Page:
We all know that while Microsoft provides an almost seemingly infinite amount of storage. Compare this to your normal datacentre virtual infrastructure, you often need to do some capacity planning for expected Virtual Machine Compute and Storage way ahead of time.
As Microsoft does the capacity planning for you (and everyone else who is using their services), your own Operational Support no longer needs to order disks or more servers to keep up with your business growth and expectations.
While this is great because it relieves your Operational Support guys to do other tasks, it has its drawbacks.
The main one is that your Azure storage is never managed properly or efficiently. That is until someone starts looking into ways to reduce your Azure spend.
Recently one of our Enterprise clients contacted us to help them reduce their Azure Storage Costs.
In this and a following blog post, I’ll show you exactly how they used Cloud Storage Manager and the Azure cost savings they gained.
Just running these two simple reports and then taking action on them
saved this client $33,600 in their yearly Azure Blob Storage Costs.
Luckily, they had installed and been using Cloud Storage Manager for a few months now, so we had a full scan completed of all their Azure Subscription and Blob Storage Accounts.
As you can see in the picture to the right, they have quite a bit of Azure Storage in use.
Once the Azure Snapshot report has generated, simply open it up in excel to see all your Azure VM snapshots.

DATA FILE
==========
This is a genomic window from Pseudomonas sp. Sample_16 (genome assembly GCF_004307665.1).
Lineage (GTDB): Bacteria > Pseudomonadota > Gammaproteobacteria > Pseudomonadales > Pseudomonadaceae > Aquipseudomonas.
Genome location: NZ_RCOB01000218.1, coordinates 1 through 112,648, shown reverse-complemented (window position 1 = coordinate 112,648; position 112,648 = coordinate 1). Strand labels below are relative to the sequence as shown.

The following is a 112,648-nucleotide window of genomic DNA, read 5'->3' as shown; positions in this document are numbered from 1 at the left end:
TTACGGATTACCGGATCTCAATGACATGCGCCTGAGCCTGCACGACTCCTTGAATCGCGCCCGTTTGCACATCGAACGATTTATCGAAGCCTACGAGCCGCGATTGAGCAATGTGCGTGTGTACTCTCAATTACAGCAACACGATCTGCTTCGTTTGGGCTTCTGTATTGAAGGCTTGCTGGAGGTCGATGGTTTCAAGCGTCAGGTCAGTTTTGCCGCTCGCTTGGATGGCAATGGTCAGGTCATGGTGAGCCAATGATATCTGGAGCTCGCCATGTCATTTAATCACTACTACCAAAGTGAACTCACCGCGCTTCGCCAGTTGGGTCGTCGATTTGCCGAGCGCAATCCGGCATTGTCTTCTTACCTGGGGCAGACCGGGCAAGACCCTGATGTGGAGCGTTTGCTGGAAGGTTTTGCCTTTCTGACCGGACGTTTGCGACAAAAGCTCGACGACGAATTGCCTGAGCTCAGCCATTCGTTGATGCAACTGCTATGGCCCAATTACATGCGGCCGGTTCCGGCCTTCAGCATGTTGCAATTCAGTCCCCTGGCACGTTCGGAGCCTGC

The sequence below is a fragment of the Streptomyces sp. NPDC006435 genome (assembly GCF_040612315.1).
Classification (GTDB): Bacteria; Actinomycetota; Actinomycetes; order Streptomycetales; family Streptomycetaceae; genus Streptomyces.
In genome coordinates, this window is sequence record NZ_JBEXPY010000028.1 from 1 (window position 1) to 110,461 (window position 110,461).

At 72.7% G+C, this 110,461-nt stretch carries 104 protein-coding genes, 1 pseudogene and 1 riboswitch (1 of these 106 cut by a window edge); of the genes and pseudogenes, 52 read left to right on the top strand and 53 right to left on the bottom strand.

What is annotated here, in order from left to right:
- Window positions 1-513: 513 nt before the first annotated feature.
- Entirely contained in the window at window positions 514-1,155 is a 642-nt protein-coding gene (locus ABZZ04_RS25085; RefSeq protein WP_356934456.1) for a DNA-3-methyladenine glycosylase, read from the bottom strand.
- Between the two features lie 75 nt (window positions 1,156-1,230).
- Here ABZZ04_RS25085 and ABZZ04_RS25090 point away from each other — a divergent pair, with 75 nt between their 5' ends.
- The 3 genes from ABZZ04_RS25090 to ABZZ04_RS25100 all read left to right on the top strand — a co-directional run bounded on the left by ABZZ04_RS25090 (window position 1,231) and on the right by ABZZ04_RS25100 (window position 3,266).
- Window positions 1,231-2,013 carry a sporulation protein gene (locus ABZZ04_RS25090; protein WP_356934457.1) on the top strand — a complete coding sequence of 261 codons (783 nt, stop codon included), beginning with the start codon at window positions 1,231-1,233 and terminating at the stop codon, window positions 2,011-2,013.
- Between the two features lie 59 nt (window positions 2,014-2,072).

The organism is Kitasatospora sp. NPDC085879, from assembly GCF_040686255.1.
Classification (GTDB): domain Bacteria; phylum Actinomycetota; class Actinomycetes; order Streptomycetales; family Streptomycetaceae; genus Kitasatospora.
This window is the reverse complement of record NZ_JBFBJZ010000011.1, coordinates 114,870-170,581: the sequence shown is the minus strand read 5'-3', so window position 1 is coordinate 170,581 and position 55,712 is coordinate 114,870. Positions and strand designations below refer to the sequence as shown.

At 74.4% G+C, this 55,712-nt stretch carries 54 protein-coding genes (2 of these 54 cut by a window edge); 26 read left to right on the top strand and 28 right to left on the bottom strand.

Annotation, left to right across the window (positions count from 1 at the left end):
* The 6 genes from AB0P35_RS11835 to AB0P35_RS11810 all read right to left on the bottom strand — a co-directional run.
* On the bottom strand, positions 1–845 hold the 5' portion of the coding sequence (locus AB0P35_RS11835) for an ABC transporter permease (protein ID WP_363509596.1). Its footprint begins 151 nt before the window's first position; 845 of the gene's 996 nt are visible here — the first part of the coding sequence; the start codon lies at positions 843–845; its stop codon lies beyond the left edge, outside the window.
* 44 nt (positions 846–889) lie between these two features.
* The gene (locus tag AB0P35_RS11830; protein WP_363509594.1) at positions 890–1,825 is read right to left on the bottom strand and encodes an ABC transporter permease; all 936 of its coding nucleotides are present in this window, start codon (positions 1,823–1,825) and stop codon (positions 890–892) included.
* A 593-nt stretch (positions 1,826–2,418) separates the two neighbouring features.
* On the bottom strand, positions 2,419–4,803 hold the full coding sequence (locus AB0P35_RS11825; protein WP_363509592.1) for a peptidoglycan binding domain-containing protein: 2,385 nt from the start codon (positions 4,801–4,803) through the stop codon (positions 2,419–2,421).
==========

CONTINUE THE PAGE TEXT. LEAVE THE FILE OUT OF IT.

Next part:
The report provides you with information including the name of the Azure snapshot, which subscription it resides in, the Azure Storage Account, the relevant Container, size of the Azure VM snapshot, when it was created, if its a managed or unmanaged disk, the Azure Resource Group, type of snapshot created and finally any Azure Tags if you have them.
From this report, we found that they had 1168 Azure VM snapshots lingering in their environment, some well over 3 years old.
Using a simple calculation in Excel using standard Azure storage costs, ($0.02750 per TB) deleting all these snapshots saved the client just under $2,000 per month, an approximate saving of $24,000 a year.
Next on the list to reduce their Azure Storage costs, was finding unattached Azure Virtual Machine disks.
Again, this is often overlooked, to delete any disks no longer needed when decommissioning your Azure VMs.
Another standard report is run, this time All Unattached Disks.
Once the report has completed, again open it up in Microsoft Excel.
Now using the same quick costing formulas from before, we can see an estimated monthly Azure Storage cost for these unattached virtual machine disks.
After running this report, we found that the client had over 110 unattached Azure Virtual Machine Disks.
Removing all these unattached disks saved them $800 per month, so around $9,600 per year.
In a follow-up blog post, we will then dig a little deeper on more Azure Storage cost-saving initiatives using the insights from Cloud Storage Manager.
Download a free trial of Cloud Storage Manager today and start saving money with your Azure Storage.